Gil Evans: Struttin' With Some Barbecue


Struttin' with Some Barbecue


Gil Evans Orchestra


The Complete Pacific Jazz Sessions (Blue Note)

Buy Track


Gil Evans (piano, arranger), Cannonball Adderley (alto sax), Johnny Coles (trumpet), Frank Rehak (trombone), Chuck Wayne (), Paul Chambers (bass), Art Blakey (drums),

Louis Mucci, Ernie Royal (trumpets); Joe Bennett, Tom Mitchell (trombones); Frank Rehak (trombone solo); Julius Watkins (French horn); Harvey Phillips (tuba); Jerry Sanfino (reeds);


Composed by Lillian Hardin Armstrong


Recorded: New York, May 21, 1958


Rating: 100/100 (learn more)

This arrangement is a wonderful lesson in the art of building excitement. Gil opens simply and in the low register, with Bill Barber playing the melody on tuba. The accompaniment is warmly voiced and also in a low range. I'm guessing that the trombones are in hat mutes, playing along with the French horn. They play lovely little comping hits as if they're a piano, but with the warm glow that comes from the sound of combined French horn and hat-muted trombones. It's perfectly understated behind the tuba, and Philly Joe Jones plays super light and swingin' on the snare with brushes. Philly starts to open up the volume and adds a little more intensity after the solo trombone break by Frank Rehak. After Frank's first chorus, there's more comping behind him in the lower horns that gets increasingly rhythmically creative. There's also a great little sustained unison cup mute tone that begins at about 1:31. It holds for a good eight seconds.

Now we reach a harmonization of the melody that moves the tune to a higher octave and is harmonized for the first time. This ensemble section flies along with ease, and has a lovely counterline by tuba, trombone and bass clarinet that helps the ensemble feel like it's gliding. When this counterline hits 2:07, it starts making a stepwise ascent. From it, we get a feeling of yet more building, opening up, anticipation and general excitement. The range is now getting really high. It's great, because it heralds even more excitement that's soon to come in the form of Cannonball's entrance. Gil even keeps his creative hand in this solo break, as Cannonball, right at the end of the break, has to modulate and launch us into a new key, which serves to lift us to yet another level of excitement. The rhythms and lead lines of the ensemble comping just keep developing—no shortcuts taken here. The details are simply mind-blowing. At 2:45, Harmon mutes in the trumpets add another fresh new color. This whole piece is essentially passing from dark orchestrational color to bright.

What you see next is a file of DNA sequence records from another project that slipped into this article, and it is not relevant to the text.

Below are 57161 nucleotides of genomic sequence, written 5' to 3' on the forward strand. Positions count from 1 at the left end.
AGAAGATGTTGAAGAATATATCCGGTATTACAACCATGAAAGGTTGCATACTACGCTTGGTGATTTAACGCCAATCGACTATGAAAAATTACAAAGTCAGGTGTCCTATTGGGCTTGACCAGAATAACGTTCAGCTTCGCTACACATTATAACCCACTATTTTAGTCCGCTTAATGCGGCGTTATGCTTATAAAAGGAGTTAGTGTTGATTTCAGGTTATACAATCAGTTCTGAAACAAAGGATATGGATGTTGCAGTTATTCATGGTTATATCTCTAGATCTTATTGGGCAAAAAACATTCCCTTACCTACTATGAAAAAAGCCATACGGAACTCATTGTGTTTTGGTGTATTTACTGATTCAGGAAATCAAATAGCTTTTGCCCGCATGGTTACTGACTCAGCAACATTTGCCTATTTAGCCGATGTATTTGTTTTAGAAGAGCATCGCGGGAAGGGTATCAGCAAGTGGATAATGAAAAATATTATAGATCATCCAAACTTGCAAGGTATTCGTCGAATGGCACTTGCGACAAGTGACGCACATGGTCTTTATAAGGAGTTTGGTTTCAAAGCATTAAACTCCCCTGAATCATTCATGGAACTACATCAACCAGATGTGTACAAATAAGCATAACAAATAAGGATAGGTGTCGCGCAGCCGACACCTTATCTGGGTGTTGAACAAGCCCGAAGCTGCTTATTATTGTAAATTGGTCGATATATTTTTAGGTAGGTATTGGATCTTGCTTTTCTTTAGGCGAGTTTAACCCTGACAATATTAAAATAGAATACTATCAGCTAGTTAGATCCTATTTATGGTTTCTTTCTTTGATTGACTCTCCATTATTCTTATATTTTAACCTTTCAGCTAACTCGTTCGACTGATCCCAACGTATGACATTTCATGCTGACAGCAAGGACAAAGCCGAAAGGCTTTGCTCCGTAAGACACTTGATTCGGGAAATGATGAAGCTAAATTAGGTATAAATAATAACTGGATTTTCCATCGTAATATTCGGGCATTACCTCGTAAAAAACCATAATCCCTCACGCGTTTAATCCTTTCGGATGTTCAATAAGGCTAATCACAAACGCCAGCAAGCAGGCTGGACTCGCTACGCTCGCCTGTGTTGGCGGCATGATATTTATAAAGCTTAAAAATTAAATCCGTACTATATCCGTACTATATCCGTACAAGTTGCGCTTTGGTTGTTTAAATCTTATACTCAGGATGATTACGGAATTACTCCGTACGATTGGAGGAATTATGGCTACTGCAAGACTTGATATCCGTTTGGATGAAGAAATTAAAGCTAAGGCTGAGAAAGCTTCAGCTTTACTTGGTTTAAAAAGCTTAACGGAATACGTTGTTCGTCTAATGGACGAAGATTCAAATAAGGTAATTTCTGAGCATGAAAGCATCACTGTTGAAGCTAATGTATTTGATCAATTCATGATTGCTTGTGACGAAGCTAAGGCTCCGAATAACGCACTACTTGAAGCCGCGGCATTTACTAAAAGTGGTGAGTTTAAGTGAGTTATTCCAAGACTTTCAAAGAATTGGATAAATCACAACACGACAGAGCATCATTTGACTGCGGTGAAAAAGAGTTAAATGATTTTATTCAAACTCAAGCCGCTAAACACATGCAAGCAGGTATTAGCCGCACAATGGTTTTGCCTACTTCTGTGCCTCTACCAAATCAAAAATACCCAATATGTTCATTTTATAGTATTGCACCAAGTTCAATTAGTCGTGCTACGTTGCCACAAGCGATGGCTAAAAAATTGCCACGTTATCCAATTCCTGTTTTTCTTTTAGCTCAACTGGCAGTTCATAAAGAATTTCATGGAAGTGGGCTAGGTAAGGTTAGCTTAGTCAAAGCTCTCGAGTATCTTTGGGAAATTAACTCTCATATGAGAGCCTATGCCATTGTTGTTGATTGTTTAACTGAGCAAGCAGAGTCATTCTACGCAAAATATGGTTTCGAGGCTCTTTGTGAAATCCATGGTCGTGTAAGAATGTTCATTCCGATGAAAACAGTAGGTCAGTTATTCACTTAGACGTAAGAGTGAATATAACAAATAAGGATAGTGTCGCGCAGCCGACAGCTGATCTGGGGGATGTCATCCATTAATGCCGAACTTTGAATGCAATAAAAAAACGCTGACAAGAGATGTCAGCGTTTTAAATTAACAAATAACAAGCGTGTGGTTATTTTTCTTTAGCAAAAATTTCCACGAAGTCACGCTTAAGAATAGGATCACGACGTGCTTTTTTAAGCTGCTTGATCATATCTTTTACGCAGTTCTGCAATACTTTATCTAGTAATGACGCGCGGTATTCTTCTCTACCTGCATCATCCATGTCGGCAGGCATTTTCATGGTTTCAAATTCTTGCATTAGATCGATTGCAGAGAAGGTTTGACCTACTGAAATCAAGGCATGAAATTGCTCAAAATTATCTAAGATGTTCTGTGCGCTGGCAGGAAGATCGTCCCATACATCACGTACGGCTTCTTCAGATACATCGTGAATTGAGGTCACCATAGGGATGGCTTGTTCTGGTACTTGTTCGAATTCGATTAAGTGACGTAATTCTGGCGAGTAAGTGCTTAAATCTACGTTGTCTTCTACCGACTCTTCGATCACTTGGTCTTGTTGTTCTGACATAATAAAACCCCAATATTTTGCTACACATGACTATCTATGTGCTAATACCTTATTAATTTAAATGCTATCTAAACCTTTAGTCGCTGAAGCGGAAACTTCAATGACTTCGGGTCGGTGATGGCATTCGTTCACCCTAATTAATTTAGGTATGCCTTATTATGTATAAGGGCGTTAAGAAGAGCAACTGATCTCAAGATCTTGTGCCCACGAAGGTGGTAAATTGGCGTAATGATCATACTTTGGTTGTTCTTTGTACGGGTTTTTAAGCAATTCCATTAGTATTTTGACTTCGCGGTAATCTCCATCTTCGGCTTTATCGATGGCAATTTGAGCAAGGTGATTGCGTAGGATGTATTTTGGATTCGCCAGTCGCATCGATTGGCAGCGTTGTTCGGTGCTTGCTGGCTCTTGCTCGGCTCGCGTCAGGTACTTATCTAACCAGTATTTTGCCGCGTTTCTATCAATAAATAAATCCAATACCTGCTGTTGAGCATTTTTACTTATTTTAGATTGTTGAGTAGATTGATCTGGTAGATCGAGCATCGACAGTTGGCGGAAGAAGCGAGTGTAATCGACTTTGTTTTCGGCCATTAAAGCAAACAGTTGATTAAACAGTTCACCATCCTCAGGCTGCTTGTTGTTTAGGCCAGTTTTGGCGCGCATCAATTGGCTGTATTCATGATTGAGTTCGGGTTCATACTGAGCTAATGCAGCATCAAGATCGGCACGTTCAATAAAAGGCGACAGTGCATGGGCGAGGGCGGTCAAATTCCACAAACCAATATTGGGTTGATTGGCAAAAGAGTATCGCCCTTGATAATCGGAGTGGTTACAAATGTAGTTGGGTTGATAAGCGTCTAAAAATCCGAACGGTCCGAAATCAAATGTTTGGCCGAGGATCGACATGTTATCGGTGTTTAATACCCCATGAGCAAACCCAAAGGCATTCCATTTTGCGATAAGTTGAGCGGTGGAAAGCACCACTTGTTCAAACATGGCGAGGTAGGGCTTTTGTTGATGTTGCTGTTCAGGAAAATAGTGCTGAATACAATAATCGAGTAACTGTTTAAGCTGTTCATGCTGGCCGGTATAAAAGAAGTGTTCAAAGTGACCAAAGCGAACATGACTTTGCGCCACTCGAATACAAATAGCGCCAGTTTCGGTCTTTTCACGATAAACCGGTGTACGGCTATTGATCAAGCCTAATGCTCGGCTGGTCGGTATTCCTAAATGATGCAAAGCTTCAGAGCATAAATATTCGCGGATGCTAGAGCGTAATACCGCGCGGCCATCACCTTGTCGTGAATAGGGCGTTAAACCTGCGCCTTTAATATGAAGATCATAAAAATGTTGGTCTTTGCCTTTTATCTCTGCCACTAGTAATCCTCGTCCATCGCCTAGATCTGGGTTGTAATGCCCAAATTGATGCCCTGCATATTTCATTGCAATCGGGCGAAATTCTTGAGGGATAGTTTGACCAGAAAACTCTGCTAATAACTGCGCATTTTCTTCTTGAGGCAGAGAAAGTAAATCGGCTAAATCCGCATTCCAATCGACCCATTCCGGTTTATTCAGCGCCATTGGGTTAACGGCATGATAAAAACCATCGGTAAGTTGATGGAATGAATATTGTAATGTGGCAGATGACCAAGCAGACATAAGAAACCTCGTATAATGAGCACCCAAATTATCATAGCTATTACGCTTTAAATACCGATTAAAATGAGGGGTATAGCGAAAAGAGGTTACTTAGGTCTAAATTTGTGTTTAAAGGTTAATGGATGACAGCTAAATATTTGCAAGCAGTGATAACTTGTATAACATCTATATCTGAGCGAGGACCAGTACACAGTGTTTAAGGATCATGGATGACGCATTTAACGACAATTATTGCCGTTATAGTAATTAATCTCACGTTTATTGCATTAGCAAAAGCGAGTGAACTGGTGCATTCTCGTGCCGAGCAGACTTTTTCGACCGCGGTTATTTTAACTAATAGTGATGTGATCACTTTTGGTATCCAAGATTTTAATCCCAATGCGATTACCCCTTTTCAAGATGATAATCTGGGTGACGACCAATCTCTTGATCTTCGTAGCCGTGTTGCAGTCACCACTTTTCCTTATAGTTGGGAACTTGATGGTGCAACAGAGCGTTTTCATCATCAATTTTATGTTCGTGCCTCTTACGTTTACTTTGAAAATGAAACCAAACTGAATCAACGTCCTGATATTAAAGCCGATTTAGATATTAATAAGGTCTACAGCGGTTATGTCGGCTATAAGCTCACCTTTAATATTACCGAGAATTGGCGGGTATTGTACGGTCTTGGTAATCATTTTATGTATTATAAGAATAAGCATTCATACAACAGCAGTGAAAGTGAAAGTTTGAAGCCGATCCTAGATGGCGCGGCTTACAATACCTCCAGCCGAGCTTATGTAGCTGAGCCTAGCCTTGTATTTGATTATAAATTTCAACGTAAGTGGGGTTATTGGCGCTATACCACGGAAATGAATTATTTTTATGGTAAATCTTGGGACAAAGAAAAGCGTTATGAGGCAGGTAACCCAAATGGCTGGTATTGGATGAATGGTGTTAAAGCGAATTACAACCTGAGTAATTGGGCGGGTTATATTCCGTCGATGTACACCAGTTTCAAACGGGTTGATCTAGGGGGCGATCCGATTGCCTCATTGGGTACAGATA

Gil's spectacular sense of rhythm, fabulous feel for bebop, and refreshing sense of harmony is clearly evident at his ensemble passage that goes from 3:01–3:10. I love how he wanders to a rather unexpected corner harmonically and just sits us uncomfortably there for a hair longer than we'd expect, before he gently glides us out. Marvelous! His next two short ensemble passages also have wonderful little lilting cross-rhythmic figures. His rhythms are full of surprises but at the same time are very catchy. On the next figure the ensemble soars to its top and dramatically holds it for a moment before we suddenly drop all the way down to a low pedal tone that lasts to the end of the piece. Over that pedal, Philly Joe and Cannonball continue playing to the finish.

All parts collectively decrescendo in what feels like a big exhale after all the excitement. Gil's written a thousand tiny details into this piece, but each of them contribute to a common goal, and, for that reason, add up to a total experience, an emotional ride. In the hands of someone without such a sense of purpose, so much detail could easily add up to a whole lot of clutter. It never happens with Gil. That's one of the many marvels of this man's writing.

Reviewer: Maria Schneider

Tags: · ·

Comments are closed.